Responding to people’s needs
In this series of blogs, we’re not just looking at how to prepare for a CQC inspection, we’re looking at what it takes to be Outstanding. A mock CQC inspection can help you identify any areas for improvement to give you an edge when it comes to the real thing.
In this blog, we’ll focus on the KLOE called responsive. Being responsive means how well your services meet people’s needs. And that means treating every service user and every member of staff as an individual, not a number, and making sure every individual is well cared for.
When the CQC rate how responsive you are, they’re looking at 3 key questions, which we’ll also cover during your mock CQC inspection:
1. How are you giving person-centred care that’s responsive to individuals’ needs?
To achieve an Outstanding rating, staff need to go above and beyond to get to know service users. That doesn’t just mean being familiar with their medical history and tailoring their care plan, it covers knowing their support network and keeping them informed, and having an active role in the community.
Staff should be sensitive to social and cultural diversity and understand that beliefs may influence how a service user wants to receive care. If your team can suggest appropriate ideas to a service user, that will really impress the CQC.
You should promote independence as much as possible to help service users retain their dignity while being mindful of their safety.
To make this a reality requires highly-trained staff who can use workplace technology. The inspector will talk to service users, their family and any visiting professionals.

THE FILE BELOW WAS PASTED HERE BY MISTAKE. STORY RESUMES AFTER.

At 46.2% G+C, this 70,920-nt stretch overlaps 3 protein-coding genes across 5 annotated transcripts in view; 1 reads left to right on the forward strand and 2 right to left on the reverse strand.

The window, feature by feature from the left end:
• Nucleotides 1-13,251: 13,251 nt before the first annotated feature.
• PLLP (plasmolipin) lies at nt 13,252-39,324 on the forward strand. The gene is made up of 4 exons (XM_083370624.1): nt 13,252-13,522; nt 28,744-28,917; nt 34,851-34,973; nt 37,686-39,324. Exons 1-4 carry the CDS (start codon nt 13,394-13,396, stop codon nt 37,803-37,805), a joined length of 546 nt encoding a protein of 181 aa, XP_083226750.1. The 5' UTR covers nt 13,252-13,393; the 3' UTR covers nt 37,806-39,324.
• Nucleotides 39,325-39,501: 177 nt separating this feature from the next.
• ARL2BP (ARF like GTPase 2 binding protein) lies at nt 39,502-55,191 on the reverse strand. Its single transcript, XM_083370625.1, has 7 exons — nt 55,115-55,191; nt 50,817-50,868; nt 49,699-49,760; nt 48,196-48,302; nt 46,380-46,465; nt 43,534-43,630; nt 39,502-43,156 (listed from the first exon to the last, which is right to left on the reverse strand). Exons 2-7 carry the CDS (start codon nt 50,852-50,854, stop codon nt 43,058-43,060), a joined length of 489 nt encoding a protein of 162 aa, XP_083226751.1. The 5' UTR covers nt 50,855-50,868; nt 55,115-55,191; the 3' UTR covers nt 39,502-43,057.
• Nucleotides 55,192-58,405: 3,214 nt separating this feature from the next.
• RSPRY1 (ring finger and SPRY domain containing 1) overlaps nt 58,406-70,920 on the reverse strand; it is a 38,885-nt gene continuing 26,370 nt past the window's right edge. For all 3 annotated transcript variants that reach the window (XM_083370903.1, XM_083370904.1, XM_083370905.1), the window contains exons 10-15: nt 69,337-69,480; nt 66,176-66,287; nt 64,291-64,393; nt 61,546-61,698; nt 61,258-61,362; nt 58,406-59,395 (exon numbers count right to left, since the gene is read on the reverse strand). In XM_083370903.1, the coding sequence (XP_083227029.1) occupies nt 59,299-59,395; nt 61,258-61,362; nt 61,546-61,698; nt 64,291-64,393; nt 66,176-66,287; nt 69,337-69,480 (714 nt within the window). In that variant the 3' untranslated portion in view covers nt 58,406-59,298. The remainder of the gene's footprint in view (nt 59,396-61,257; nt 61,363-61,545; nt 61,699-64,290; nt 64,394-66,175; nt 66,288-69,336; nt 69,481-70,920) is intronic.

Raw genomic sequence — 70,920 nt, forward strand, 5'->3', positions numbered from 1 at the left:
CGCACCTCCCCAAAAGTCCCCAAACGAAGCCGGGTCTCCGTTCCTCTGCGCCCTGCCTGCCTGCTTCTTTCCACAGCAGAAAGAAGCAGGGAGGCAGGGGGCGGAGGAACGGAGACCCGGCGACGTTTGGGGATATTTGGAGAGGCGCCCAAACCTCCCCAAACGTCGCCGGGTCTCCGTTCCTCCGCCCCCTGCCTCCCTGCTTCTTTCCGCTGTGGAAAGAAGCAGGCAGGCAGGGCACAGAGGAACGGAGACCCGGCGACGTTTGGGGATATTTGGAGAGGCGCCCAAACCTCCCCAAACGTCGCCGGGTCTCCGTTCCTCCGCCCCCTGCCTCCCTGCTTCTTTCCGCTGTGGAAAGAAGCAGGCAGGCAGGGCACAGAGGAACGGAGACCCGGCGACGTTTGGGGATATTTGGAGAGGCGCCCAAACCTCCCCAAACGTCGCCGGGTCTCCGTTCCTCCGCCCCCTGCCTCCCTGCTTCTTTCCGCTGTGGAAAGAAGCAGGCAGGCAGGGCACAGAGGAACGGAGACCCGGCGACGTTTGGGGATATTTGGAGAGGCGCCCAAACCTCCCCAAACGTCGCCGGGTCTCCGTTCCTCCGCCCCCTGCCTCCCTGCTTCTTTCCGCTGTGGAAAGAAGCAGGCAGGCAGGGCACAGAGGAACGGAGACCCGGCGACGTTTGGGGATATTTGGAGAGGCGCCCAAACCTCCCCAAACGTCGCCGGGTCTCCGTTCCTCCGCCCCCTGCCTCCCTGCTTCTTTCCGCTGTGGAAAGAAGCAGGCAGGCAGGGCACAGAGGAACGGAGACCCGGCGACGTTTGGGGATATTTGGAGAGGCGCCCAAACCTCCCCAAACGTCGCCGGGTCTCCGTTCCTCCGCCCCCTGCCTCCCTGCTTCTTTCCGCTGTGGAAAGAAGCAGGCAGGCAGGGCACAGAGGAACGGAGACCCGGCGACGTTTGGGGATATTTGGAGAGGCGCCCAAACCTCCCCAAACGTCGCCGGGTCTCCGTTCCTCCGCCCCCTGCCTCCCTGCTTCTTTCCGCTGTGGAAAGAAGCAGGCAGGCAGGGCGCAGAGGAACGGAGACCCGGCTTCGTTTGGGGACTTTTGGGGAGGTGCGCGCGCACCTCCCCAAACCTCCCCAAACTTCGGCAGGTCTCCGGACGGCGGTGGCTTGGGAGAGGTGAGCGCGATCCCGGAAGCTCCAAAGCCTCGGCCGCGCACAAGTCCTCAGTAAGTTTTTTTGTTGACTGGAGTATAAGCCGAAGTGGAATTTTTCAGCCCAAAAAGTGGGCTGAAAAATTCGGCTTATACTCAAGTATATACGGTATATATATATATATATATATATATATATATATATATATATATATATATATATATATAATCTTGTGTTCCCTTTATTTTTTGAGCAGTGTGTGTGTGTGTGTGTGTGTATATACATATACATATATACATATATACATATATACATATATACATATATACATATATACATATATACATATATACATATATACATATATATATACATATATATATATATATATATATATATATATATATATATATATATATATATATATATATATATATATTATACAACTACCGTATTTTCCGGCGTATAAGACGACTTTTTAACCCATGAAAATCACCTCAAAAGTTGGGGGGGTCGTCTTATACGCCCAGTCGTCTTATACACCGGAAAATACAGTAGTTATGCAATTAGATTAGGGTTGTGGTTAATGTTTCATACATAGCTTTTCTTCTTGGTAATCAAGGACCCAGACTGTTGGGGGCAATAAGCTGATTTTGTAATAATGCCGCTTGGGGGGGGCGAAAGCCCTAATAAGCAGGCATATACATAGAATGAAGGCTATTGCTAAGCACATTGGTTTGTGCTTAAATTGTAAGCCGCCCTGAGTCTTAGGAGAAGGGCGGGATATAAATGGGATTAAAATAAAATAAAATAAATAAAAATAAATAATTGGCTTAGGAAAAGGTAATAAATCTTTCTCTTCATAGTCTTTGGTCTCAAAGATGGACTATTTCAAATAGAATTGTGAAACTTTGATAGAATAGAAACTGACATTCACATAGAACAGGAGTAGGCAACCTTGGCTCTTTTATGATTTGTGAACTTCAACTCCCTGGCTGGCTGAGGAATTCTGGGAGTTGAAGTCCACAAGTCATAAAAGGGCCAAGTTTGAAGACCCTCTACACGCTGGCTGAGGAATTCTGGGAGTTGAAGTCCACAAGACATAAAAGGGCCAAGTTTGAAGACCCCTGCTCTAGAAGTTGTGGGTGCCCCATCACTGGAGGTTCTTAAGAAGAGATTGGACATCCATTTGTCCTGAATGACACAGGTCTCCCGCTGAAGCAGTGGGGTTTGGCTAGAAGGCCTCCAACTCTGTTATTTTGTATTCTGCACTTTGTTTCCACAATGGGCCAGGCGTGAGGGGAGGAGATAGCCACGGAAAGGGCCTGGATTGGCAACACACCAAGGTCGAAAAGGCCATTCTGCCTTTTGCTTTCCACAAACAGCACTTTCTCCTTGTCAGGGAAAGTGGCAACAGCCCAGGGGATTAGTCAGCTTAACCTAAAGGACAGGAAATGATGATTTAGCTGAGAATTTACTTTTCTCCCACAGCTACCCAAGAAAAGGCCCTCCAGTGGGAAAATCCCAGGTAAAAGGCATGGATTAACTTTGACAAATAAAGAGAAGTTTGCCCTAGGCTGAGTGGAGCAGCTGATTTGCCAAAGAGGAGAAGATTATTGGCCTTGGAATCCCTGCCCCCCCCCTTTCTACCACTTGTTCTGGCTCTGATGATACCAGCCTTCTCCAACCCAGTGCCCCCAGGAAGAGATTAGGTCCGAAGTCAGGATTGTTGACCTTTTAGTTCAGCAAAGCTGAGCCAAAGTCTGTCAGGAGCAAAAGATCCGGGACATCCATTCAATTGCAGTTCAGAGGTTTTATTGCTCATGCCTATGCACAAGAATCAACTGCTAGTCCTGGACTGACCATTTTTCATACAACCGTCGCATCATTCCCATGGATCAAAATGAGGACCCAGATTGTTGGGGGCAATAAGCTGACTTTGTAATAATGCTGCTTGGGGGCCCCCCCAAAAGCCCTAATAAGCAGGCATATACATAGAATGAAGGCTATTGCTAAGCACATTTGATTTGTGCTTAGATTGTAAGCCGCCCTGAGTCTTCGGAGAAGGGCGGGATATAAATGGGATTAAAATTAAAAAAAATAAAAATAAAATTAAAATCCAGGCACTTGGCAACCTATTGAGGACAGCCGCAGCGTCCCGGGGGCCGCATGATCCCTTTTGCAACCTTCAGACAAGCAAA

2. Do you listen to feedback and take actions to improve quality of care?
Are you actively seeking feedback from service users and staff to make sure you’re meeting expectations and listening to complaints and concerns? Provide documents used for capturing feedback as evidence that you’re doing this, and show that there are procedures in place to handle complaints sensitively and impartially.
It’s not enough to just listen. You should also be judging when feedback requires action and be able to talk about improvements you’ve made off the back of this.
Investigations must be thorough and involve external stakeholders for a fresh and objective perspective.
3. How do you support service users at end-of-life, including helping them to have a comfortable, pain-free and dignified death?
At end-of-life, service users and their families want to feel as informed and empowered as possible. Staff should take time to record their wishes, including any religious requirements, and make sure their communication needs and mental capacity have been taken into account.
You should be working closely with other healthcare professionals to make sure service users are comfortable, pain-free and are treated with dignity. Person-centred care should strike a balance between following best practices and innovation, and you must have procedures in place to respond rapidly to changing needs.
Finally, emotional support should be provided for families and your staff.
To find out if your business is meeting CQC expectations, book a mock CQC inspection for a comprehensive report. Call our expert team on 0333 444 5344 or email email@example.com for more information.